Danes defy increased living costs for holidays in warmer climes

Higher living costs have not prevented Danish holidaymakers from seeking faraway, warm destinations this winter, but summer 2023 could see more budget-conscious travel.

Danes defy increased living costs for holidays in warmer climes
Danish travel agencies have reported sold-out deals to premium destinations like Mauritius this winter. Photo by Ondrej Bocek on Unsplash

The cost of living crisis has so far had little impact on Danes’ enthusiasm for long distance travel to warm and exotic holiday destinations, broadcaster DR writes.

The first winter season in three years without major Covid-19 travel restrictions has seen packages to countries such as Mauritius and Thailand sold out, travel agencies Bravo Tours and Spies said.

Denmark’s biggest travel agency, TUI, said it had seen a huge spike in sales of trips to the Maldives, Mauritius, Zanzibar and Dubai.

“These are luxurious products we are offering. A trip to the Maldives might have an average price of 36,000 kroner. The trend is certainly that we still want to travel,” the company’s acting head of media communications Kike Wiese told DR.

Copenhagen Airport said it expected 8.5 million passengers during the winter season – a figure that falls a little short of the 10 million which was normal in pre-Covid years.

This is likely to be due to airlines still working to catch up from the hit they took during the coronavirus crisis, and not a lack of demand, according to DR’s report.

“We expect 2023 to be the year in which we are very busy at the airport all year round, whereas previous years have started somewhat quietly,” Copenhagen Airport commercial director Peter Korsgaard told DR.

Bravo Tours said it was at the same level as pre-pandemic business activity and its main obstacle was a shortage of flights.

“We have problems with there not being enough flights at the moment. Especially to Thailand, a lot of flights are sold out because airlines have simply not got up and running again. They still need pilots and stewardesses after corona,” CEO of Bravo Tours Peder Hornshøj told DR.

Although travel habits do not currently appear to be impacted by higher living costs, that could change in coming seasons, Hornshøj predicted.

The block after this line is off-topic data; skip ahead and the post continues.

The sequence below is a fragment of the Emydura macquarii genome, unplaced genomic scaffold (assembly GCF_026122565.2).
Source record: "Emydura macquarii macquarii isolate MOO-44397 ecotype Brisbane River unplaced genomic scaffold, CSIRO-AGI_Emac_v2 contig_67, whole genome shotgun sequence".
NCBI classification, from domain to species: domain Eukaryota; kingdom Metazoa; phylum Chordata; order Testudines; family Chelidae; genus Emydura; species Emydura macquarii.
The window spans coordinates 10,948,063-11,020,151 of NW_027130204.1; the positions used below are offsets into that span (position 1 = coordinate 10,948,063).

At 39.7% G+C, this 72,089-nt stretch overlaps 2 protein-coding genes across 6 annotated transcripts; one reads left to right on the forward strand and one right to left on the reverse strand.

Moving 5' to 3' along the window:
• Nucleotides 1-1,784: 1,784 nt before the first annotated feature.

“On top of the pandemic, a lot of people have given it a bit extra economically, for example with things like better hotels or facilities. But I also think we are going to see many people wanting to go on holiday but also save a bit, so the cheaper destinations will probably be popular in the summer,” he said.

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New rail service planned through Norway, Sweden and Denmark to Hamburg

Plans for a new rail service running from Oslo and stopping in Gothenburg, Malmö and Copenhagen before arriving in Hamburg are in the works, Swedish state-owned rail operator SJ has said.

New rail service planned through Norway, Sweden and Denmark to Hamburg

Sweden’s state-owned SJ, along with Denmark’s DSB and DB of Germany, plans to offer a new international train line which runs between the Norwegian capital Oslo and Hamburg in northern Germany. 

The planned route would run daily, departing from Oslo at 8am before making stops in Gothenburg, Malmö and Copenhagen and arriving in Hamburg at 7pm. A service departing Hamburg and terminating in Gothenburg is also planned.

The 11 hour service would be quicker than the equivalent journey using either a car and ferry connection or existing train services. 

The planned service will enter into operation in 2027. Petter Essén, head of SJ’s vehicle and traffic programme, said the route made sense as it would connect a long stretch which doesn’t have continuous train traffic. 

“Today, there is a great deal of flying between Copenhagen and Oslo and between Oslo and Gothenburg, routes that would be fine by train,” Essén told Swedish newspaper Dagens Nyheter

Currently, the only direct trains from the Norwegian capital to other countries are services to Gothenburg and Stockholm. 

The European Commission has selected the potential line as one of ten pilot projects that will receive support. This does not mean it will receive direct funding from the EU, but it will get backing on regulations and logistics, Essén explained.

“You can get help with various regulations and the process of getting all vehicles approved in all countries,” he said.

Generally, many Swedish and Norwegian trains can only operate within Sweden and Norway, while the majority of Danish and German trains are not cleared to run in Sweden in Norway. 

The Snälltåget line between Stockholm and Berlin has also been selected to receive support from the European Commission. 

SJ also announced plans to increase the number of trains between Gothenburg and Malmö to ten per day and offer the Gothenburg-Copenhagen service all year round. It said that these plans could come to fruition by 2026 or 2027.